With Thoma Bravo, Apttus could be as big as Salesforce or SAP: executive chair

David Murphy, Apttus Corp’s newly minted executive chairman, has big plans for the middle-office-software company now that it’s owned by Thoma Bravo.

The technology-focused private equity firm closed its buy of a majority of Apttus last week. The deal, announced in September, was valued at $1 billion to $2 billion, according to press reports.

Apttus is the San Mateo, California, provider of quote-to-cash software built on the Salesforce platform. The technology records the steps from when a customer requests a price quote to final payment, Digital Commerce reports.

Apttus funding

A trio of software executives, including Kirk Krappe, Neehar Giri and Kent Perkocha, launched Apttus in 2006. Apttus — derived from the Latin for deep capability and speed — waited seven years before it raised its first round. That was $37 million in 2013.

It has since collected a total of $404 million, including $75 million in expansion funding in February, PitchBook said. Investors include K1 Investment Management, Salesforce, Iconiq Capital and IBM Ventures.

The sale to Thoma Bravo provided an exit for some shareholders, like K1, which sold its stake. Not everyone cashed out. Many investors, including Salesforce, rolled over a portion of their stake, a source said. Apttus’s founders are staying on as investors, Murphy said.

Murphy is excited by the sale to Thoma Bravo. “It’s a very important shift for the company to tackle the next phase of growth with private equity,” he said in an interview with Buyouts. “Our mission is to build a very large, important provider in the middle office. We think Apttus is in the best position to do that.”

Apttus, Murphy said, can be as big as Salesforce or SAP. He noted that the company has a long way to “realize that vision.”

The company produces about $250 million in revenue. It’s growing by 30 percent to 40 percent annually and “is on a path to be a stand-alone billion-dollar-plus business,” Murphy said.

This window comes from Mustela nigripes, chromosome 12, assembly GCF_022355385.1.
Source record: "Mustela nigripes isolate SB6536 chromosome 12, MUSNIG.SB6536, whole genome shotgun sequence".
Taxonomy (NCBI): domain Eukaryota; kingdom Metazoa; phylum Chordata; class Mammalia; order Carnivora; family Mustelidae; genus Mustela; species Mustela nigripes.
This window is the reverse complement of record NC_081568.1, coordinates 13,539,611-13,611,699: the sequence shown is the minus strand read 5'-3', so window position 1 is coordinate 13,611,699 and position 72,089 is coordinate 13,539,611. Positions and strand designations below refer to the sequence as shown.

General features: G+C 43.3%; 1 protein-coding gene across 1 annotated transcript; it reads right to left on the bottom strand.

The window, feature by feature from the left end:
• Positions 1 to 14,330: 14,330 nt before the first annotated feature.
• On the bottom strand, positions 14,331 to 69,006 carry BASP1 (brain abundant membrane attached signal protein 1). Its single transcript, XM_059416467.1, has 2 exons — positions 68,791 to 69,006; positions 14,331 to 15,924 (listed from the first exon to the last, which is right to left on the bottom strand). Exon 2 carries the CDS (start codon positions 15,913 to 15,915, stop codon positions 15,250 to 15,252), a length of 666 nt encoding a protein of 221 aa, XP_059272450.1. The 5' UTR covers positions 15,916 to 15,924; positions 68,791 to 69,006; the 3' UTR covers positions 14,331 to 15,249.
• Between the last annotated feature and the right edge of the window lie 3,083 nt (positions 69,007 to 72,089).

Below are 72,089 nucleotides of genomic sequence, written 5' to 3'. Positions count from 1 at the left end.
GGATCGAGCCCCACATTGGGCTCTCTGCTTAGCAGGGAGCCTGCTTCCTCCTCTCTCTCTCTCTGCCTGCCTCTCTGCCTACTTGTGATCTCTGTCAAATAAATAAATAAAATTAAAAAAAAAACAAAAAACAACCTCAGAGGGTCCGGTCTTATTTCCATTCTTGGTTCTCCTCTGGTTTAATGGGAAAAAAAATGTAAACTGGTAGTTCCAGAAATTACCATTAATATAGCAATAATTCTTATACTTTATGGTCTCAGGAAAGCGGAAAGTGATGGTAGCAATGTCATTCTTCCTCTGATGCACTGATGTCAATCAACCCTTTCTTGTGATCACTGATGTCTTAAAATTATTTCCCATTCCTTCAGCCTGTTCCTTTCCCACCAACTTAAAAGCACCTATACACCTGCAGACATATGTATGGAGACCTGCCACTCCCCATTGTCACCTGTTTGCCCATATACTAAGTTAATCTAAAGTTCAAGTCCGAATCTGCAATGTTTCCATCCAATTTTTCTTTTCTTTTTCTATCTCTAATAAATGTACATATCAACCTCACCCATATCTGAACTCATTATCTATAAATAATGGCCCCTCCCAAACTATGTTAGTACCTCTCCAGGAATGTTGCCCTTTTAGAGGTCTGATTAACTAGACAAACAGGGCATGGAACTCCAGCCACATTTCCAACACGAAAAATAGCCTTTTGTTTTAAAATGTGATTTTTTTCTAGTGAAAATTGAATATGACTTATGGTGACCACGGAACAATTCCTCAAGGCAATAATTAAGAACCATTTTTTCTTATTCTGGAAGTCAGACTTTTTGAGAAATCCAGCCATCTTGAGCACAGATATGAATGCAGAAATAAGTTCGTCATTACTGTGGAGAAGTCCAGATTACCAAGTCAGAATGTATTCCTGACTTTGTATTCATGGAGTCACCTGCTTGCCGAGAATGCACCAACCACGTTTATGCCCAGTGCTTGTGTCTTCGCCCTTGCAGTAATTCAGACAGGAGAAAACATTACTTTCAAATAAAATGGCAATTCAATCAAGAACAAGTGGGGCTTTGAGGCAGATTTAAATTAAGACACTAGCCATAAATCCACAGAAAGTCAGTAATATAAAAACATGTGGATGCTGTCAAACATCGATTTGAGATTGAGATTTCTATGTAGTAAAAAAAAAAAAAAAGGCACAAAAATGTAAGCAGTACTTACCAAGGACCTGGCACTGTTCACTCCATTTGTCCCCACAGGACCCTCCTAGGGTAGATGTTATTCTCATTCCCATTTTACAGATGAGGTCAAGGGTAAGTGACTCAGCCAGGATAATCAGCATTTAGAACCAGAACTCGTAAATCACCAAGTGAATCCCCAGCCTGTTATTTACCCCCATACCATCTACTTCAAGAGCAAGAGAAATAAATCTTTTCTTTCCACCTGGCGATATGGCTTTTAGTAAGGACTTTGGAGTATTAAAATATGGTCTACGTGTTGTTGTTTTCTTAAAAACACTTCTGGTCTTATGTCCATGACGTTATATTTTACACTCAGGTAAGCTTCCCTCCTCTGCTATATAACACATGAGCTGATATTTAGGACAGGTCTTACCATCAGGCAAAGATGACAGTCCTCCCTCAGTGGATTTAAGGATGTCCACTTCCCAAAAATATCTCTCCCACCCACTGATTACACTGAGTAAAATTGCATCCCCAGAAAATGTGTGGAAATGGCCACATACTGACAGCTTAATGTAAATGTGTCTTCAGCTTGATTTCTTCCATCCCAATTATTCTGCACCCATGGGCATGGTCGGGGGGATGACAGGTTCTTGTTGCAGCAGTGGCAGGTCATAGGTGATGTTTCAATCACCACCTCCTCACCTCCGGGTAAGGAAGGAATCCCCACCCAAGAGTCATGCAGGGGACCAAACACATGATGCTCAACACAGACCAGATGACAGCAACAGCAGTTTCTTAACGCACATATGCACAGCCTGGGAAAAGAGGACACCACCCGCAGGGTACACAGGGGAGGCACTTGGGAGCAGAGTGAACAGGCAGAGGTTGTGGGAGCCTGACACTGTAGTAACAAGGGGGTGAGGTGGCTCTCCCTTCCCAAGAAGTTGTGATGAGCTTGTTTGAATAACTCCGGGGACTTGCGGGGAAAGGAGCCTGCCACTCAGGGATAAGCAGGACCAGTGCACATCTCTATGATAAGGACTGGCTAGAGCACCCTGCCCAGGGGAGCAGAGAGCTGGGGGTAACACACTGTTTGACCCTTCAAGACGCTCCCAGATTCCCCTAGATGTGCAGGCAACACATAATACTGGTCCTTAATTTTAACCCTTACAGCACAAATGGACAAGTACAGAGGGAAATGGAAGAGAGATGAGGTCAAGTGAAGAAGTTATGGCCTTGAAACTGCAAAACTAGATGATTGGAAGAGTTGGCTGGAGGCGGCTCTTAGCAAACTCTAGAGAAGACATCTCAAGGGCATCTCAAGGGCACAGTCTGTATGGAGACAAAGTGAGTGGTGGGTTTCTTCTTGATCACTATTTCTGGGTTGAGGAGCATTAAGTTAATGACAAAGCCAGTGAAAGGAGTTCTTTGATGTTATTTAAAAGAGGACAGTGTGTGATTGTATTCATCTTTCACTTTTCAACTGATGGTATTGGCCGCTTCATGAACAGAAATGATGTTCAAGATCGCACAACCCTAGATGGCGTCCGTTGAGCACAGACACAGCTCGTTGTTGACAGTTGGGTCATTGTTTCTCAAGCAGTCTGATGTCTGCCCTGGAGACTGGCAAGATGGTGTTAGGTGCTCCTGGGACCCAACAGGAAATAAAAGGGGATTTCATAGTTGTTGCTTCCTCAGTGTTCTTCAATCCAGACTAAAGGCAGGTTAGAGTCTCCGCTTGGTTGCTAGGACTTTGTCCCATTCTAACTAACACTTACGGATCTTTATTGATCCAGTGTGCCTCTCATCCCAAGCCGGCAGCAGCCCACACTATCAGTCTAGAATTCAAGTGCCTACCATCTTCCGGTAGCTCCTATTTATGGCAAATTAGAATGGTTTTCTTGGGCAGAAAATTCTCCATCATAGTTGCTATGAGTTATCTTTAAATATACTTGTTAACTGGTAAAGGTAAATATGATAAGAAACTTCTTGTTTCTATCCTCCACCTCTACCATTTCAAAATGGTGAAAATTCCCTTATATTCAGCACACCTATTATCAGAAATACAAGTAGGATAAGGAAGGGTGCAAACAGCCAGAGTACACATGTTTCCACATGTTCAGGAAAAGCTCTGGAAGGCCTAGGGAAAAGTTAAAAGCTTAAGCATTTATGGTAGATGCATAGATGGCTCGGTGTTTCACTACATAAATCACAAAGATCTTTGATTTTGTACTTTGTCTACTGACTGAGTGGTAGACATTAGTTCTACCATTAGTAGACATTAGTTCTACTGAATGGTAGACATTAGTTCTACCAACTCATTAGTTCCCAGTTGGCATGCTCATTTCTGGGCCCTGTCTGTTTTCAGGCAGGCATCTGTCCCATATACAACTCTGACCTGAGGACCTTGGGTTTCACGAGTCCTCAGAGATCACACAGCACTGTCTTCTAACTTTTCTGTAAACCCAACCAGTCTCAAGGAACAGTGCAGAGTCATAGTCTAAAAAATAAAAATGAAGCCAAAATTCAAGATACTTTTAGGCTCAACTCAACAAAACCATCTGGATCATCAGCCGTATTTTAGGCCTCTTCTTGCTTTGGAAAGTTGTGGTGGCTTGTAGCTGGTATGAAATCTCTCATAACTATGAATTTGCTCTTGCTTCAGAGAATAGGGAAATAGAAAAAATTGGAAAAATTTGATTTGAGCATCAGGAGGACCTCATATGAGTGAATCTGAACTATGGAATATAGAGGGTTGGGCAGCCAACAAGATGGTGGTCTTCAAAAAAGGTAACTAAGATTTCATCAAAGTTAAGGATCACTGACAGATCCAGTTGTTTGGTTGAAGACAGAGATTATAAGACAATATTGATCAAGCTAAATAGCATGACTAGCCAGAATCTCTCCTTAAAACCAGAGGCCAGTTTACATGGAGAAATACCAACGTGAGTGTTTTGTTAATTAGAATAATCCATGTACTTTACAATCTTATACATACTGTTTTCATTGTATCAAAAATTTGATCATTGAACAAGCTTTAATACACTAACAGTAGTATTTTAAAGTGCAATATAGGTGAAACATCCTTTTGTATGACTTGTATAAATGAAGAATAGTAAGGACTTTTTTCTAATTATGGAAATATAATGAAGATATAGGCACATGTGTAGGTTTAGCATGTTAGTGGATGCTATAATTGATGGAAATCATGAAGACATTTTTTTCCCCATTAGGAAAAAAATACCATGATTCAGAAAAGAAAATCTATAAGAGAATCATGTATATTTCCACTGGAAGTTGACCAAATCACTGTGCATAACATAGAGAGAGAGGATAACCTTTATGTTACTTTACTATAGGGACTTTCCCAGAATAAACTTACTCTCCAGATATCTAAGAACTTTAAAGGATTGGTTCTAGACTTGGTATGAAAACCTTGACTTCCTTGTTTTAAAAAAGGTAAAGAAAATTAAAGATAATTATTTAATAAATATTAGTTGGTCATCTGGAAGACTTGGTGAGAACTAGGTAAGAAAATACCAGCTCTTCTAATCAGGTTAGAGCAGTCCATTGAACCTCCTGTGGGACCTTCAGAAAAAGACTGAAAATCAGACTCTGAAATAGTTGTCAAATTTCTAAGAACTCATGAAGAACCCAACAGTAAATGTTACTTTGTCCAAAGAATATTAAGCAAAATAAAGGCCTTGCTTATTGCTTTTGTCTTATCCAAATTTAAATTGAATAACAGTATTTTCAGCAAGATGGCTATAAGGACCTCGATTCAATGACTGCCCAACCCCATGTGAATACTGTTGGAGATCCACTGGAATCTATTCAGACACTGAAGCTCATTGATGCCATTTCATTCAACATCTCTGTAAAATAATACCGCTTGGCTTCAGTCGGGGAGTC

It currently employs 1,200 and Murphy expects Apttus to double its staff on its way to $1 billion-plus.

With the sale to Thoma Bravo, Apttus appears to have called off its plans to go public. That’s not necessarily the case. The company is keeping all its options open, including an IPO, Murphy said.

“There is no question we intend to continue to build Apttus as a complete business that can be a stand-alone company or a stand-alone public company,” he said.

Apttus, however, is not considering an IPO “in the short order,” Murphy said. The company is looking to build out its operational scalability, which Murphy said is much easier to do as a private company.

The prospects for an IPO appear more tenuous considering Murphy’s background.

Murphy is former president and COO of Blue Coat Systems, which, when it was owned by Bain Capital, was also expected to go public. Instead, just two weeks after Blue Coat filed for an IPO, the company in June 2016 agreed to sell itself to Symantec for $4.65 billion.

Murphy, a Thoma Bravo senior operating partner, joined Apttus with the sale.

Search for a CEO

Thoma Bravo used its most recent flagship, Fund XII, which closed on $7.6 billion in 2016, to invest in Apttus. The Chicago PE firm is marketing its latest fund, which is seeking about $10 billion, Bloomberg reported.

Apttus is still in the hunt for a CEO, Murphy said. Krappe, Apttus’s founding chief executive, left the company on July 2, just weeks before the sale to Thoma Bravo.

Apttus in response created an office of the CEO. It is composed of three executives: Perkocha, co-founder and chief customer officer; Giri, co-founder, president and chief solutions officer; and Raj Verma, chief operating officer.

Murphy also joined the office of the CEO. “I’m very comfortable providing leadership. … For the time being, there is a CEO search that was announced previously and continues to be under way,” Murphy said.

Action Item: Contact David Murphy at +1 650-445-7700